Xeikon goes up against HP Indigo with Trillium One
Friday, March 18, 2016
Xeikon has unveiled its first liquid toner Trillium press, developed with partner Miyakoshi and aimed at the commercial and DM print sectors, at its pre-Drupa press conference.
The Belgium-based manufacturer, now a division of Flint Group since its acquisition in November 2015, said the machine, called Trillium One, would be cheaper than inkjet on high coverage print.
The 60m/min (800ppm) twin-CMYK duplex machine uses Xeikon’s existing LED imaging to create print at up to 1,200dpi resolution. It is expected to enter the market in Q2 of 2017 at a cost of around €2.5m (£2m).
Filip Weymans, director segment marketing L&P said: “The result is an engine that prints very high quality and high speed in a cost-effective way"
Currently the 11x5m-footprint web press can take 500mm-wide reels of 90-150gsm paper. Xeikon said no special coatings were required for the fusing process.
“In the future we are going to go higher and heavier," Wim Maes, Xeikon chief executive and president of Flint Group Digital Printing Solutions, told PrintWeek. The company also expects to go faster than the current 60m/min speed in the future.
"Our first step is DM, second is catalogues and then new markets. It has the speed, it has the low cost of print. It's not for transactional, data or book printing, but on high coverage its going to be very good. That's a combination that's not out there yet,” Maes said.
He said the machine was aimed at the market currently buying HP Indigo 10000s but said a price tag nearly triple that of the Indigo was worth it as Trillium One is three times as fast.
“We need to look at productivity and total coat of ownership. You're better off with two Trilliums than six HP 10000s," he said.
The press uses Xeikon-manufactured liquid toner Tonnik, which is also the name of Xeikon’s new consumables division. The company said the machine produces high quality and high coverage because of its microgapping technology which means there is a small gap between toner particles on the paper.
Maes said that Miyakoshi would provide print transport and is not licensing technology from Xeikon, despite having its own liquid toner press, the MD5000.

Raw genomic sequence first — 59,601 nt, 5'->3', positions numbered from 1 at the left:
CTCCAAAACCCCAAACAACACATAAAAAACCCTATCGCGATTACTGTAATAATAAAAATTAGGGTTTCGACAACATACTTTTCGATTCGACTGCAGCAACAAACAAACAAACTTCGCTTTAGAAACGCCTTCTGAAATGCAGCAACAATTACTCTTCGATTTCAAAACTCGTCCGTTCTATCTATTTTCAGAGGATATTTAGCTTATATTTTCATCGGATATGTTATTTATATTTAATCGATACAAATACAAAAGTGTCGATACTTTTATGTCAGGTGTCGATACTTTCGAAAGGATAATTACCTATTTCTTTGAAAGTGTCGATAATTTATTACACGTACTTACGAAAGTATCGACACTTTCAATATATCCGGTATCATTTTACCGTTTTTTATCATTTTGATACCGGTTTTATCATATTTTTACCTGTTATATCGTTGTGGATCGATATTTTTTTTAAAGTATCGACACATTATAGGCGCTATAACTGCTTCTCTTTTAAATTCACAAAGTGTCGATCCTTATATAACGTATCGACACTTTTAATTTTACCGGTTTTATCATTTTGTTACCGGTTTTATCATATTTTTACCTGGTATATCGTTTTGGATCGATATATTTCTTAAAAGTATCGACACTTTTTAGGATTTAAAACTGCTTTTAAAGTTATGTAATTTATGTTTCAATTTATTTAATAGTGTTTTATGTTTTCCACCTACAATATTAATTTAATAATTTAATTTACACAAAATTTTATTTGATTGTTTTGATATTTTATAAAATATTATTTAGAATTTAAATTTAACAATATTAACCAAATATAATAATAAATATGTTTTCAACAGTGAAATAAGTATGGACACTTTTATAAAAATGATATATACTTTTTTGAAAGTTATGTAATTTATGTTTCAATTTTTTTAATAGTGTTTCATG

"The heart of the printing process is ours, not Miyakoshi. We don't expect them to come out with a web machine," he told PrintWeek.
Xeikon decided to aim at the commercial and DM market because "this is a new technology and technically it's easier to print on paper. Secondly we see a very big need in this market,” according to Maes.
“In this market customers have the money and the volume to pay for a machine like that.”
Xeikon will show its Trillium One at the biggest of its three Drupa booths, in Hall 8a. The new machine will have its own special zone where staff will run five or six demos a day, with “virtual reality” demonstrations also planned.
Trillium has been several years in the making. Four years ago this month, Xeikon previewed the machine under the name of Quantum and showed a concept single-colour unit at Drupa. So far no Trillium Ones have left Xeikon’s Lier plant. A beta testing deal with a French printer TagG Informatique, announced at Ipex in 2014, did not happen as the manufacturer “missed our window of opportunity” with the firm, Maes said. Instead the printer is running beta jobs on the machine in Xeikon’s plant.
Maes said the acquisition by Flint Group had not changed Xeikon's focus or culture but had given it access to its inks and flexo plate customers and more funding from the Goldman Sachs and Koch Equity Development-owned company.
"This activity is very important to us because it gives us access to the narrow web market. Flimt Group is also a leading company in flexo plates. Xeikon will go further in this market because of Flint Group. We're really happy that we have found a home."
Drupa is held in Dusseldorf, Germany, from 31 May - 10 June.